Rosneft’s strong position in Russia is based on the acquisition of the assets of Yukos, which was Russia’s largest oil company before Putin imprisoned the owner, Mikhail Khodorkovsky. In 2014 the European Court of Human Rights ruled that the Yukos takeover violated the European Convention on Human Rights, and awarded the Yukos complainants a record €1.9bn (£1.64bn) in compensation. Russia has refused to execute the judgment.
The “strategic partnership” between Equinor and Rosneft continued after sanctions were imposed on Sechin personally, and the Russian oil and gas industry in general, in the wake of the occupation of Crimea in 2014. The relationship was finally discontinued after the large-scale invasion in February 2022.
While Norway has a stated interest in protecting human rights, fighting corruption and reducing global warming, Rosneft’s record shows that it is interested in the exact opposite. Was it wise to let Equinor partner with Vladimir Putin’s arm in the oil markets?
After the large-scale invasion in February, the Norwegian Sovereign Wealth Fund – better known as the Oil Fund – stated that it would divest from Russia. At the time, the Oil Fund’s portfolio in Russia was worth around €3bn (£2.6bn). It will probably be difficult for the fund to recover its investments in Russia. More worrying, in our opinion, is the fact that the fund had invested in some of the most notorious companies in Russia, such as Sberbank, Gazprom and Surgutneftegaz.
These companies are close to the Kremlin. They are associated with corruption and human rights abuse. They were all sanctioned after 2014. The Oil Fund, which is responsible for investing revenues from Norway’s oil and gas resources, is seen internationally as a responsible investor. In March 2022, for instance, it excluded the Chinese sportswear company Li Ning “due to an unacceptable risk that the company is contributing to serious human rights abuses in Xinjiang”. The fund has divested from a number of other companies for similar reasons. Yet it chose to invest in Russian companies that violate the fund’s own ethical standards.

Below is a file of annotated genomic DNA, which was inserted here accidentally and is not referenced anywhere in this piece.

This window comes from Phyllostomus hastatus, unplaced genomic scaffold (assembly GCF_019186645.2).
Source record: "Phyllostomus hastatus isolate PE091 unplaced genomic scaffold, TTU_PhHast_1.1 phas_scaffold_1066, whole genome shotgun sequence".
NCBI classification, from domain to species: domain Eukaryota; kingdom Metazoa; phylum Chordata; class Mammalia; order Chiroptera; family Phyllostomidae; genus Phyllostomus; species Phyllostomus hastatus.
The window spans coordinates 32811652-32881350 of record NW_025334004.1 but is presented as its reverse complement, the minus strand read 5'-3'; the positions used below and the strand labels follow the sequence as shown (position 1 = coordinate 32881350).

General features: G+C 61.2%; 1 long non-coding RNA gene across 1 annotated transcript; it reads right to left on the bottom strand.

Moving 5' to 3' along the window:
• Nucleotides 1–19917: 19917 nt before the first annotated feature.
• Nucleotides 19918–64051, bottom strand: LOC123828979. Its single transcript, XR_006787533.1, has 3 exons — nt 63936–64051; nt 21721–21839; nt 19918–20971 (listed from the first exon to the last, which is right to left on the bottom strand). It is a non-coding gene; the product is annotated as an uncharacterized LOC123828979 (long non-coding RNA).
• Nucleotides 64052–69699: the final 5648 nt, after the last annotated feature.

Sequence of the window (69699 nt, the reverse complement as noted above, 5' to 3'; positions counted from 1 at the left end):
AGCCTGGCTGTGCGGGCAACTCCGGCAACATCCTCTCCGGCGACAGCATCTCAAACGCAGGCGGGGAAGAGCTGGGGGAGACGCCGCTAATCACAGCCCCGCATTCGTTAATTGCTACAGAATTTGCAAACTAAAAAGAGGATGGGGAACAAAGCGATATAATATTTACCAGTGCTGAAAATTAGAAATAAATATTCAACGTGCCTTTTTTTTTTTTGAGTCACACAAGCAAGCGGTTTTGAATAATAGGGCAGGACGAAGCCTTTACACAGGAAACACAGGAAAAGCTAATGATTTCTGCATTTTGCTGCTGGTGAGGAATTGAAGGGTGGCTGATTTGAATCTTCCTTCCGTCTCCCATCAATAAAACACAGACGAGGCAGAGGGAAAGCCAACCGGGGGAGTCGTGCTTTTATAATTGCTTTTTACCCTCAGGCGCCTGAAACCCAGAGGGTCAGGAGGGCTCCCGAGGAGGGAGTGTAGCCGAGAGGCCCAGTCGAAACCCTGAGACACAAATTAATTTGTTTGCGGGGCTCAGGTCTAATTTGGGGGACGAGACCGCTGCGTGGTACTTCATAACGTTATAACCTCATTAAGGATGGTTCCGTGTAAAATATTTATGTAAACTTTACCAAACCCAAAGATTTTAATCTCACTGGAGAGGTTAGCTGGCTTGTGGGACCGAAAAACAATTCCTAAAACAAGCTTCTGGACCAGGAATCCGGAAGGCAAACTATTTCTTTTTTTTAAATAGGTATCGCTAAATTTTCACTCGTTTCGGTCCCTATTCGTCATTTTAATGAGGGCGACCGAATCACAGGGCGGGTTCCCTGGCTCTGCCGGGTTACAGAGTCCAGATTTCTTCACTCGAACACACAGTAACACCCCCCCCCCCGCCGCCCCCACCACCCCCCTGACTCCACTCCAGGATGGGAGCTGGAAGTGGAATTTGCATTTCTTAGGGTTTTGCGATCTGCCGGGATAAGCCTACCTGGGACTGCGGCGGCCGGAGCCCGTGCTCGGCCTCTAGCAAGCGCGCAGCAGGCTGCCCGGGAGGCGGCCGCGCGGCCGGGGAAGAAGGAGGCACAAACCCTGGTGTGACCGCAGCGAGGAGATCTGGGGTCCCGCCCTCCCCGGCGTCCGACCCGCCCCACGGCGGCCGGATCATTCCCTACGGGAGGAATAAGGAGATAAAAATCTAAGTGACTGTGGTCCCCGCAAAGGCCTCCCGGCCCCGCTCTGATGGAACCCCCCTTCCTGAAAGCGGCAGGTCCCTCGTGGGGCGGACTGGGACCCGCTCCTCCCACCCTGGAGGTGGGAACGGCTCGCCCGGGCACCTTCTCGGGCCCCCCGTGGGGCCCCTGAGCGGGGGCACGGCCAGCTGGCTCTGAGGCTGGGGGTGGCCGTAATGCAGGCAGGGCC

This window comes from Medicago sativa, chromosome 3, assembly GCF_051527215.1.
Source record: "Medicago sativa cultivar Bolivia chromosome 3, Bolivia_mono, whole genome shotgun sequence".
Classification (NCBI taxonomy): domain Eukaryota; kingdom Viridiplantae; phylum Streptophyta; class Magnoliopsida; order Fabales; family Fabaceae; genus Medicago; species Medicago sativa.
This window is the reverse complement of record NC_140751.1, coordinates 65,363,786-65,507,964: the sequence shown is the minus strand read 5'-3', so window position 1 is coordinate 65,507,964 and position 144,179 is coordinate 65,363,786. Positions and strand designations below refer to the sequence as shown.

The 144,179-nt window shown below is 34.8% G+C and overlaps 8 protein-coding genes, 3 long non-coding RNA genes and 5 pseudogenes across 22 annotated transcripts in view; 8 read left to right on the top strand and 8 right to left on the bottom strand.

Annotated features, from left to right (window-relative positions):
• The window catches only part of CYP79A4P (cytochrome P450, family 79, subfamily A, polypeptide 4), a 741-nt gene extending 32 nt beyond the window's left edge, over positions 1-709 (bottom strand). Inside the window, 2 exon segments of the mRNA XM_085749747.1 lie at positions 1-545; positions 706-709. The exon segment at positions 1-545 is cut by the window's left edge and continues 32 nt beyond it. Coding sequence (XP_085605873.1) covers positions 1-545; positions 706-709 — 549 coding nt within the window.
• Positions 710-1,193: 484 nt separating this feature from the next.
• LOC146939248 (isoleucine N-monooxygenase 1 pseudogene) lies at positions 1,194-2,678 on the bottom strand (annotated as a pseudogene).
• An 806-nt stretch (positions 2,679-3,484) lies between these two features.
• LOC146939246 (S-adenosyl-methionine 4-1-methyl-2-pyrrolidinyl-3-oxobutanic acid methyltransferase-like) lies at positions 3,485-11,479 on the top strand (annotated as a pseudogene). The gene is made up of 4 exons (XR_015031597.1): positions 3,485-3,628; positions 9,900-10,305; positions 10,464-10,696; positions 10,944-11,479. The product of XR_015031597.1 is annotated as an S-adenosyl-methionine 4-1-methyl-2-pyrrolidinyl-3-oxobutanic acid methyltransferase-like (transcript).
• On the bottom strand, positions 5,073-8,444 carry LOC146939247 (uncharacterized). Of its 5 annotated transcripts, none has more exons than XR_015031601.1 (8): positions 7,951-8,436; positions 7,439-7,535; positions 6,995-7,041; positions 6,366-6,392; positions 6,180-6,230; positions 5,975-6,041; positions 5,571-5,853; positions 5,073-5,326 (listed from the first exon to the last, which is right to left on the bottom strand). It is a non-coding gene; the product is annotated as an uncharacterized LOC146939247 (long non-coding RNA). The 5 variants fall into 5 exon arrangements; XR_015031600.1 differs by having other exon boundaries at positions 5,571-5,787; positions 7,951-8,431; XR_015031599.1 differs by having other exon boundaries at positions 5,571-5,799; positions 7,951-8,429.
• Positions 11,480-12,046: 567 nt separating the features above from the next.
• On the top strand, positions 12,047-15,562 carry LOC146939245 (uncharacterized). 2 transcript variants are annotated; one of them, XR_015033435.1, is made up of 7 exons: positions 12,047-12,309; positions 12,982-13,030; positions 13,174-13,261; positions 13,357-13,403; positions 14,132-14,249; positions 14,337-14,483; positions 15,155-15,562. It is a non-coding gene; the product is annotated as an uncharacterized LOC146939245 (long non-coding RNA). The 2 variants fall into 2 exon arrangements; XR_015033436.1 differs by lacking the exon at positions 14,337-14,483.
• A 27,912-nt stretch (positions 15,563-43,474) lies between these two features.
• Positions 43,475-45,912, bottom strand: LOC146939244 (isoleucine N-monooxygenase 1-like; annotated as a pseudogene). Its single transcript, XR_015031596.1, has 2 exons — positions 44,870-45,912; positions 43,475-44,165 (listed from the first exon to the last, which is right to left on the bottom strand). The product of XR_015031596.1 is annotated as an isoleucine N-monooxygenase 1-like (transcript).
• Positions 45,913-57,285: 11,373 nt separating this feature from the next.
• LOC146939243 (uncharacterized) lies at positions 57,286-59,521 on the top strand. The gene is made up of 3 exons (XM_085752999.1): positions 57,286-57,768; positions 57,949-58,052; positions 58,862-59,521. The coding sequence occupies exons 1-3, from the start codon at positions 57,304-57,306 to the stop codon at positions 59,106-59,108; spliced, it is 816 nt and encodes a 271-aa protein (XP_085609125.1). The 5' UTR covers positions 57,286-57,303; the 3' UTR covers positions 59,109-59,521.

Obviously, we do not think it was wise to let the Oil Fund invest in Russian companies that are integral to the Kremlin's war on liberal democracy. Norway’s support for human rights in Russia has consistently been undermined by its willingness to do business with the Kremlin. A hundred years ago, Lenin allegedly said that “the capitalists will sell us the rope with which we will hang them”. Putin could have said the same thing, and today Ukraine is paying the price.
We believe that Europe enabled Russia’s descent into fascism. Norway, too, played a role in this. Liberal democracies are resilient and strong because they are able to confront painful issues and change. Consequently, we hope and believe that Europe, and Norway, can do better in the future.
There must be accountability for crimes. There must be a reckoning of failed policies. And there should be appropriate safeguards in place, so that state-owned Norwegian enterprises do not invest against the interests of human rights, democracy and security.